Generally speaking, enterocele is an abnormality in the intestinal tract that is caused by bacteria, viruses or parasites. If the disorder is not treated properly, it can lead to life-threatening complications. Fortunately, there are ways to prevent the disease and treat it if it does occur.
Symptoms of enterocele include pressure or pulling sensation in the pelvic region. Patients may also experience fullness in the rectum, vaginal discharge, and difficulty emptying the bowel. Depending on the severity of the condition, surgery may be needed.
The most common symptom of enterocele is obstructed defecation. If the sphincter muscles are not functioning properly, the small intestine may be able to prolapse.
Other symptoms may include pelvic pain and dyspareunia. The condition can be diagnosed with a physical exam. Imaging tests can be used to check for the presence of prolapsed organs. The most useful test for enterocele is the videoproctogram. This is a technique that allows the health care provider to see if a bulge is present in the vagina.
When the sphincter is not functioning correctly, the small intestine can slip between the top of the vagina and the rectum. This can create a bulge that can lead to obstructed defecation. This type of test can help determine if the sphincter is damaged.
In addition to the sphincter function test, the healthcare provider may perform other tests to determine if the patient has an obstructed bowel. These tests can detect infection, as well as blood urea nitrogen levels, which can rule out hematuria. Urine testing is another method that can help diagnose a urination problem.
To determine the extent of the enterocele, a urologist will provide the patient with a personalized treatment plan. Surgical procedures, such as anterior levatorplasty or Douglas’ pouch repair, can be used to treat the problem. The surgeon will tighten connective tissue in the pelvic floor to prevent further damage.
To decrease the risk of enterocele, individuals should exercise the muscles in the pelvic region. These exercises can help strengthen the pelvic floor and relieve the discomfort of the affliction. A urologist may recommend pelvic physical therapy.
The best way to reduce the chance of an enterocele is to avoid putting unnecessary strain on the abdominal muscles. Weight lifting or chronic coughing can put extra pressure on the abdominal muscles. Having a family history of enterocele puts the individual at greater risk.
Several diagnostic methods have been used to diagnose enterocele. These include urodynamics, defecography, pelvic examination, fluoroscopy, and dynamic cystocolpoproctography. Although these methods are not conclusive, they may help in identifying the condition.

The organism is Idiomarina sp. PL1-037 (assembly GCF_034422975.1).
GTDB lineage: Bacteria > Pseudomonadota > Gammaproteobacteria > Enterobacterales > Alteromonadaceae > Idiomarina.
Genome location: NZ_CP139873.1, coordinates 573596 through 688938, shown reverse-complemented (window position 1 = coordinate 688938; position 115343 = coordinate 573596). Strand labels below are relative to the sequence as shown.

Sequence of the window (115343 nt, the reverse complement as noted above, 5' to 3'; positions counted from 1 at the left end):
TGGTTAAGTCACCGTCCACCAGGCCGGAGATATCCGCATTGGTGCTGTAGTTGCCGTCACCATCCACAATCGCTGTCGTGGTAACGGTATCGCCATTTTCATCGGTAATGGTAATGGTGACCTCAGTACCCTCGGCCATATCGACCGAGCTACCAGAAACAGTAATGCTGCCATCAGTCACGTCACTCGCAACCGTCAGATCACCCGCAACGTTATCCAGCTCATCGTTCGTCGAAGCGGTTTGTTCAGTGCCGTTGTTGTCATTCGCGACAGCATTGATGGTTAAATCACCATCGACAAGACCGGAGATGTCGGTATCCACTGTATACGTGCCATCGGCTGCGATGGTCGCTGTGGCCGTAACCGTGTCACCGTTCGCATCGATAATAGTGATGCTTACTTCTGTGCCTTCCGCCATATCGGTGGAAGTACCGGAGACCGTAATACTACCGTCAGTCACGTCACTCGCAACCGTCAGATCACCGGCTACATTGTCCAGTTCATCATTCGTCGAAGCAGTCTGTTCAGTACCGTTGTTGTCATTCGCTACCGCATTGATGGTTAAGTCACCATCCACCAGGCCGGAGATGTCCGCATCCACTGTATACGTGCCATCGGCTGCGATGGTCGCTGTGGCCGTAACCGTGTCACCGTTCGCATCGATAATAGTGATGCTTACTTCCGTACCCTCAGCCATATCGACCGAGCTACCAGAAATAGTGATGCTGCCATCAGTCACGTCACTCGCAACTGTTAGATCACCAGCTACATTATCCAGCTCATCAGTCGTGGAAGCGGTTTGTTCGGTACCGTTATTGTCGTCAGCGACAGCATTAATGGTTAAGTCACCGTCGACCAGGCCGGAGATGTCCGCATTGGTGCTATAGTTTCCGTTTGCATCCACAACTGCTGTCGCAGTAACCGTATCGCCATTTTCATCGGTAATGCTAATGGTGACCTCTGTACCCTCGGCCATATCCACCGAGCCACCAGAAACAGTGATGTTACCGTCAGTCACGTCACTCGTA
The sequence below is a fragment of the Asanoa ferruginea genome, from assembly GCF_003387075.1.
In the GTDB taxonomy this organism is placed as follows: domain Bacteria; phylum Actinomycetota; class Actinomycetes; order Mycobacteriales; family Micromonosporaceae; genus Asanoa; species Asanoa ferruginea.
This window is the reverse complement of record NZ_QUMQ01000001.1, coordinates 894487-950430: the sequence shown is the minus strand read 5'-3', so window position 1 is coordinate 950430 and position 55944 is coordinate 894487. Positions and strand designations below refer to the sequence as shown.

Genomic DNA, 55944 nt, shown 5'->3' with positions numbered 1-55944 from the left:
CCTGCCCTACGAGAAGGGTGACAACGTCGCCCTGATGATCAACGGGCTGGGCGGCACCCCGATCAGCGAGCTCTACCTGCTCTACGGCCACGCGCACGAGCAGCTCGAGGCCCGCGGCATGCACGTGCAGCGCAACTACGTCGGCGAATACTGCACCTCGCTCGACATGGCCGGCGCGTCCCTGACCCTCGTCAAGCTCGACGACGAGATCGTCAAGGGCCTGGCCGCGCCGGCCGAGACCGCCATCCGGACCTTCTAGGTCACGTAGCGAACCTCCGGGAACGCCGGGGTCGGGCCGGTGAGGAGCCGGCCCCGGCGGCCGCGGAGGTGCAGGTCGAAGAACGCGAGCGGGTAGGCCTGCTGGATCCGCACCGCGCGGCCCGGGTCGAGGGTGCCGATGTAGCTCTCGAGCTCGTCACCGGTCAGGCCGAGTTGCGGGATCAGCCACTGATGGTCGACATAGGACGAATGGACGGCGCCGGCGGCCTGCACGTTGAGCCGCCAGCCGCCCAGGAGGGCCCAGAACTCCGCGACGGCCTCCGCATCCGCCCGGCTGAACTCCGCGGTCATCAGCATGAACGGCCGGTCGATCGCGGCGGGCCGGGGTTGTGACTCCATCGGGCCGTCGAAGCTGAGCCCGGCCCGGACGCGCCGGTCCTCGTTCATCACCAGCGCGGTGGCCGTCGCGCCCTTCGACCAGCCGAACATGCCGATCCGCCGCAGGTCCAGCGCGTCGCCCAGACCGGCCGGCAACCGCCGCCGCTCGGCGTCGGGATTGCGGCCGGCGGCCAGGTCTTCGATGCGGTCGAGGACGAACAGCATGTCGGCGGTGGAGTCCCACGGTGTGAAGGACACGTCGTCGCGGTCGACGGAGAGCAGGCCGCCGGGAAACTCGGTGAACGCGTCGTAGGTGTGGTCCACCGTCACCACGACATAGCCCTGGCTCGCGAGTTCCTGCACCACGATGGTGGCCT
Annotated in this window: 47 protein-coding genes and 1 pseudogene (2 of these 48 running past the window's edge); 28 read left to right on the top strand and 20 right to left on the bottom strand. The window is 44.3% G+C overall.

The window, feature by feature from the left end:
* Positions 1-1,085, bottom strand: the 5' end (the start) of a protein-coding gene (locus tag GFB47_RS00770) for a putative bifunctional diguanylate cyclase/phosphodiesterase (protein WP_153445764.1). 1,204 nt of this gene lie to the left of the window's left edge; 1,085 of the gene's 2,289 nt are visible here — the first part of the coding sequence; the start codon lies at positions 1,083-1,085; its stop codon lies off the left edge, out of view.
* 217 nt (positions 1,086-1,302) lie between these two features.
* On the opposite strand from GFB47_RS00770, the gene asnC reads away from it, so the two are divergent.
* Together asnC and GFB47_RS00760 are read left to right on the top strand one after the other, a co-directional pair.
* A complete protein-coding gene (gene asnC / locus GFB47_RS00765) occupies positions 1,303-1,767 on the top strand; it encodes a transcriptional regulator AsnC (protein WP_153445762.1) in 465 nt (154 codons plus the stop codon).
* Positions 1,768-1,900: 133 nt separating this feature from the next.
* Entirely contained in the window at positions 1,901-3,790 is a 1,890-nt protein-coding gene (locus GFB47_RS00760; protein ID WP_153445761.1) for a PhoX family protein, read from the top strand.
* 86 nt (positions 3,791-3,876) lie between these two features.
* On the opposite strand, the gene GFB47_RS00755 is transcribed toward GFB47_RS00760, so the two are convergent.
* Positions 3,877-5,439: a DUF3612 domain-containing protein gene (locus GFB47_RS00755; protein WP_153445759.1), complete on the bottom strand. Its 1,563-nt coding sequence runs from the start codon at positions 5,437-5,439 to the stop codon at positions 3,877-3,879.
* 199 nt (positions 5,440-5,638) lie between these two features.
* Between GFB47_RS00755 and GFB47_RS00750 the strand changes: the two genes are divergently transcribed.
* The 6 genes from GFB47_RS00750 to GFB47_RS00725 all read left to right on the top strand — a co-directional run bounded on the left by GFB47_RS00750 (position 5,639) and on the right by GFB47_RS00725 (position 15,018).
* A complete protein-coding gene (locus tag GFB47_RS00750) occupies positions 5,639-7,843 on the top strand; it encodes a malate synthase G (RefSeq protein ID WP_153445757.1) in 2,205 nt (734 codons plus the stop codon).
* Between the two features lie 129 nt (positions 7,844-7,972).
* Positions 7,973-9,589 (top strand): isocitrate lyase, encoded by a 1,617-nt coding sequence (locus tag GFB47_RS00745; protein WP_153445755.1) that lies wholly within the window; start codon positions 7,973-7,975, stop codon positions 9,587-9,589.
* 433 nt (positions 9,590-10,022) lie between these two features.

During a rectal examination, the physician should assess the patient for symptoms of an occult enterocele. Using Allis clamps, the peritoneum is grasped at the five-o’clock and seven-o’clock positions. The bowel can be packed away with moist tail sponges.
If a rectocele is detected, the physician should perform a Valsalva maneuver, a method of reorienting the bowel downward. The surgeon will then put the small bowel back into its normal position and tighten the connective tissues.
In the event of an acute enterocele, surgical repair is necessary. This procedure follows the general principles of hernia repair, such as reduction of the intra-abdominal contents, mobilization of the enterocele sac, and closing of the sac using circumferential purse-string sutures.
Patients with larger vault prolapses may experience symptoms of dyspareunia and lower back pain. In addition, they will also report symptoms of voiding dysfunction.
The diagnosis of enterocele is difficult, and the condition often occurs in older women. In addition, the incidence of enterocele is higher in multiparous women.
In the absence of a rectal examination, it is hard to differentiate an enterocele from a high rectocele. However, a combination of rectal and vaginal examination can be useful to distinguish an enterocele from a rectocele.
Surgical repair of apical or posterior prolapse is frequently associated with enterocele. In some gynecologists, this may be sufficient to cure the condition.
In patients with enterocele, the incidence of low backache is higher than that of patients without the defect. This difference does not appear to be statistically significant.
In addition, a large number of recurrences have been reported following a vaginal hysterectomy. The cause of the defect appears to be chronic cough. In addition, being overweight increases the risk of developing enterocele.